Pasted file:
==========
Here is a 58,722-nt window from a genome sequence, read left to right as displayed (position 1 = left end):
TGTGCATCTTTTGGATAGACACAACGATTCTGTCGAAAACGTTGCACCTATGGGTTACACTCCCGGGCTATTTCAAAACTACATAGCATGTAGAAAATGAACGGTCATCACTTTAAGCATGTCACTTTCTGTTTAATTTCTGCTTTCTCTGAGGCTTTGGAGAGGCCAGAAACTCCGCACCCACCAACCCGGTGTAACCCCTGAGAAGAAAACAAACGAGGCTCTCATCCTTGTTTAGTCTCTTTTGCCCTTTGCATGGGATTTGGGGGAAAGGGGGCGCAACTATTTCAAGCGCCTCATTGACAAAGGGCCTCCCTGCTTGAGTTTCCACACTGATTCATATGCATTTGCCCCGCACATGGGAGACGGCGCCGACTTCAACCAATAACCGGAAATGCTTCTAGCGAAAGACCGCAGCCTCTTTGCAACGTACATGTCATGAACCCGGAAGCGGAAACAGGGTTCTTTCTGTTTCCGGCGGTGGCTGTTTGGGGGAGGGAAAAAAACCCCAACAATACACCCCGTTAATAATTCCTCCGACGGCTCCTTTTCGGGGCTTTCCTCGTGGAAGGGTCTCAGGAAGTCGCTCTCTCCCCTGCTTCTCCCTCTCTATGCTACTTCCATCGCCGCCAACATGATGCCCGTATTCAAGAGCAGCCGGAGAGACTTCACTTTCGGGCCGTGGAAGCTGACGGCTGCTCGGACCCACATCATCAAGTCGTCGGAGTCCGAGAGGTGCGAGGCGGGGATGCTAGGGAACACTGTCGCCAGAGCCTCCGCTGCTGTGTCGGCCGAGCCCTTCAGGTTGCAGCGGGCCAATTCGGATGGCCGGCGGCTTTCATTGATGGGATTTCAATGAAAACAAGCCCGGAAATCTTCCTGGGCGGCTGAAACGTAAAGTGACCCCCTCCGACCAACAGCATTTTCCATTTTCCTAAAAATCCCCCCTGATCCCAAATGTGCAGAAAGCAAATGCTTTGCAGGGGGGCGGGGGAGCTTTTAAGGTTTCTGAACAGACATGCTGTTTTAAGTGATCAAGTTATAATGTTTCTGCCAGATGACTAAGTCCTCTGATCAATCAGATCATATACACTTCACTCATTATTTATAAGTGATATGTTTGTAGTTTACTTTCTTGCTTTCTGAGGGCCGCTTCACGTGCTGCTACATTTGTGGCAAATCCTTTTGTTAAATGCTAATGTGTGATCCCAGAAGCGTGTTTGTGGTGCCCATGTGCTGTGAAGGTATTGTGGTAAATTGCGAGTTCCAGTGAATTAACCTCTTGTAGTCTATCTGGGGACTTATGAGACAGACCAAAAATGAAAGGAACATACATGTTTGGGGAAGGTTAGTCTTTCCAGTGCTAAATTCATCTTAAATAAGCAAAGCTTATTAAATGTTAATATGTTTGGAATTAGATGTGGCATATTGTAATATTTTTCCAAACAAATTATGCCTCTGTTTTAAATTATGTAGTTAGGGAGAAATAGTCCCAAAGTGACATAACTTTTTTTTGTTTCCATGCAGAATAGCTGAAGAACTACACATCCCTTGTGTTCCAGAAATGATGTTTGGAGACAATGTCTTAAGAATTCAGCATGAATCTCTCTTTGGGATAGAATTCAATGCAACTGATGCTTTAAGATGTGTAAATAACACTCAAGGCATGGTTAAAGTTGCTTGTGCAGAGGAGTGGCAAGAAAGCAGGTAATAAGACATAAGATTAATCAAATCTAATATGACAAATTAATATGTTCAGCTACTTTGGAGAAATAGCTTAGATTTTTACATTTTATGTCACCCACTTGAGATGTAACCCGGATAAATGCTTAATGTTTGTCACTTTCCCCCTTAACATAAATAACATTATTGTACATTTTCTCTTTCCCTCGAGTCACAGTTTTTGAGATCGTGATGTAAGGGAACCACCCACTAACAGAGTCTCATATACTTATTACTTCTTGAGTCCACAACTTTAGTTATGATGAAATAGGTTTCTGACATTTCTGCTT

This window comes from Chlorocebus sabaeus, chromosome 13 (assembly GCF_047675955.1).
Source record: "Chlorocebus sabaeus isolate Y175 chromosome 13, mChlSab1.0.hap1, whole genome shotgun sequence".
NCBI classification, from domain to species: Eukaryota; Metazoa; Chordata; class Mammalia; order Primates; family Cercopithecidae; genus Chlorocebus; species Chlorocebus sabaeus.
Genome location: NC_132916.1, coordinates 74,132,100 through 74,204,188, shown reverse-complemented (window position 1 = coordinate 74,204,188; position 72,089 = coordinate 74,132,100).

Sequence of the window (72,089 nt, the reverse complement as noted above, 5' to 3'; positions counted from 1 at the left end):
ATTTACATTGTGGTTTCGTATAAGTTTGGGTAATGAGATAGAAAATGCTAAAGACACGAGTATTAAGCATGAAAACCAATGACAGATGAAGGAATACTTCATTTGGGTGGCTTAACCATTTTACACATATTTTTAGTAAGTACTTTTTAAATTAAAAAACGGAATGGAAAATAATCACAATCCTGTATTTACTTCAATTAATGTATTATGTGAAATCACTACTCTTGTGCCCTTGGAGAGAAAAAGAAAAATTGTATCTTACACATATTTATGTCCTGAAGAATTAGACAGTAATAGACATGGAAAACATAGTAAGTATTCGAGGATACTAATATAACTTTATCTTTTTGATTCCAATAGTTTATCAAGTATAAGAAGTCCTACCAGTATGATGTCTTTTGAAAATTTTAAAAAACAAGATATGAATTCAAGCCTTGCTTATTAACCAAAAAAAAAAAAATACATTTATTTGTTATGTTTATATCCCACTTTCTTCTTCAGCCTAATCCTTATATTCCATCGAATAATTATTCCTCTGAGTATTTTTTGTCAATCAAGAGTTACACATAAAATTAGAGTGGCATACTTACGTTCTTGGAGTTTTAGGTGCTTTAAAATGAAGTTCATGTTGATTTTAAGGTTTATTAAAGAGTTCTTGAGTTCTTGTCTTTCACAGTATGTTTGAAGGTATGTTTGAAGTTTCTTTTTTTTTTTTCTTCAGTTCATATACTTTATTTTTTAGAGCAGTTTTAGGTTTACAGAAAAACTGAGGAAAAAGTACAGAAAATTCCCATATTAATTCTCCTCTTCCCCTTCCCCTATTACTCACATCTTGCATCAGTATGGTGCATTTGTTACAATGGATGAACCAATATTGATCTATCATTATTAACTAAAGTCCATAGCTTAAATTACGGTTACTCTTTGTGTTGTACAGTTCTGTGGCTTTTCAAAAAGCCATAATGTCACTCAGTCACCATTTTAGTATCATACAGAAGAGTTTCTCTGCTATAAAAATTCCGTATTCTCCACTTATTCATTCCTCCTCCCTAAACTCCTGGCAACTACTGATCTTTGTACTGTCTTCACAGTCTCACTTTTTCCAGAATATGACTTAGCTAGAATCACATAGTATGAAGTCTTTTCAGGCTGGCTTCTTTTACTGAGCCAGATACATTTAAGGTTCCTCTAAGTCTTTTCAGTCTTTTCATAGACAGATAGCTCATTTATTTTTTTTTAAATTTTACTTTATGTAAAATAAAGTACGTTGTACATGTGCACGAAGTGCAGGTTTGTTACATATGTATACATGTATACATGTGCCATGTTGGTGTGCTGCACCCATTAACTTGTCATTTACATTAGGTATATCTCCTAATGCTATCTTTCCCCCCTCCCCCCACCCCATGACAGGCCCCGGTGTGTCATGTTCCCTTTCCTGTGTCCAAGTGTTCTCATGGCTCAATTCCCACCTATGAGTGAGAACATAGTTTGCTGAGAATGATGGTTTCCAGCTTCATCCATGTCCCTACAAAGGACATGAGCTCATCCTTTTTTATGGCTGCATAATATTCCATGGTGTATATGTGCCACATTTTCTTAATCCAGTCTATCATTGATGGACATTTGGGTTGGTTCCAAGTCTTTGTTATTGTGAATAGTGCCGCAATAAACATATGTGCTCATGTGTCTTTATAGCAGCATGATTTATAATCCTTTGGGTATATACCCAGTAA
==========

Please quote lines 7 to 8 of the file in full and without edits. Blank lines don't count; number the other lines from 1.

Sequence of the window (72,089 nt, the reverse complement as noted above, 5' to 3'; positions counted from 1 at the left end):
ATTTACATTGTGGTTTCGTATAAGTTTGGGTAATGAGATAGAAAATGCTAAAGACACGAGTATTAAGCATGAAAACCAATGACAGATGAAGGAATACTTCATTTGGGTGGCTTAACCATTTTACACATATTTTTAGTAAGTACTTTTTAAATTAAAAAACGGAATGGAAAATAATCACAATCCTGTATTTACTTCAATTAATGTATTATGTGAAATCACTACTCTTGTGCCCTTGGAGAGAAAAAGAAAAATTGTATCTTACACATATTTATGTCCTGAAGAATTAGACAGTAATAGACATGGAAAACATAGTAAGTATTCGAGGATACTAATATAACTTTATCTTTTTGATTCCAATAGTTTATCAAGTATAAGAAGTCCTACCAGTATGATGTCTTTTGAAAATTTTAAAAAACAAGATATGAATTCAAGCCTTGCTTATTAACCAAAAAAAAAAAAATACATTTATTTGTTATGTTTATATCCCACTTTCTTCTTCAGCCTAATCCTTATATTCCATCGAATAATTATTCCTCTGAGTATTTTTTGTCAATCAAGAGTTACACATAAAATTAGAGTGGCATACTTACGTTCTTGGAGTTTTAGGTGCTTTAAAATGAAGTTCATGTTGATTTTAAGGTTTATTAAAGAGTTCTTGAGTTCTTGTCTTTCACAGTATGTTTGAAGGTATGTTTGAAGTTTCTTTTTTTTTTTTCTTCAGTTCATATACTTTATTTTTTAGAGCAGTTTTAGGTTTACAGAAAAACTGAGGAAAAAGTACAGAAAATTCCCATATTAATTCTCCTCTTCCCCTTCCCCTATTACTCACATCTTGCATCAGTATGGTGCATTTGTTACAATGGATGAACCAATATTGATCTATCATTATTAACTAAAGTCCATAGCTTAAATTACGGTTACTCTTTGTGTTGTACAGTTCTGTGGCTTTTCAAAAAGCCATAATGTCACTCAGTCACCATTTTAGTATCATACAGAAGAGTTTCTCTGCTATAAAAATTCCGTATTCTCCACTTATTCATTCCTCCTCCCTAAACTCCTGGCAACTACTGATCTTTGTACTGTCTTCACAGTCTCACTTTTTCCAGAATATGACTTAGCTAGAATCACATAGTATGAAGTCTTTTCAGGCTGGCTTCTTTTACTGAGCCAGATACATTTAAGGTTCCTCTAAGTCTTTTCAGTCTTTTCATAGACAGATAGCTCATTTATTTTTTTTTAAATTTTACTTTATGTAAAATAAAGTACGTTGTACATGTGCACGAAGTGCAGGTTTGTTACATATGTATACATGTATACATGTGCCATGTTGGTGTGCTGCACCCATTAACTTGTCATTTACATTAGGTATATCTCCTAATGCTATCTTTCCCCCCTCCCCCCACCCCATGACAGGCCCCGGTGTGTCATGTTCCCTTTCCTGTGTCCAAGTGTTCTCATGGCTCAATTCCCACCTATGAGTGAGAACATAGTTTGCTGAGAATGATGGTTTCCAGCTTCATCCATGTCCCTACAAAGGACATGAGCTCATCCTTTTTTATGGCTGCATAATATTCCATGGTGTATATGTGCCACATTTTCTTAATCCAGTCTATCATTGATGGACATTTGGGTTGGTTCCAAGTCTTTGTTATTGTGAATAGTGCCGCAATAAACATATGTGCTCATGTGTCTTTATAGCAGCATGATTTATAATCCTTTGGGTATATACCCAGTAA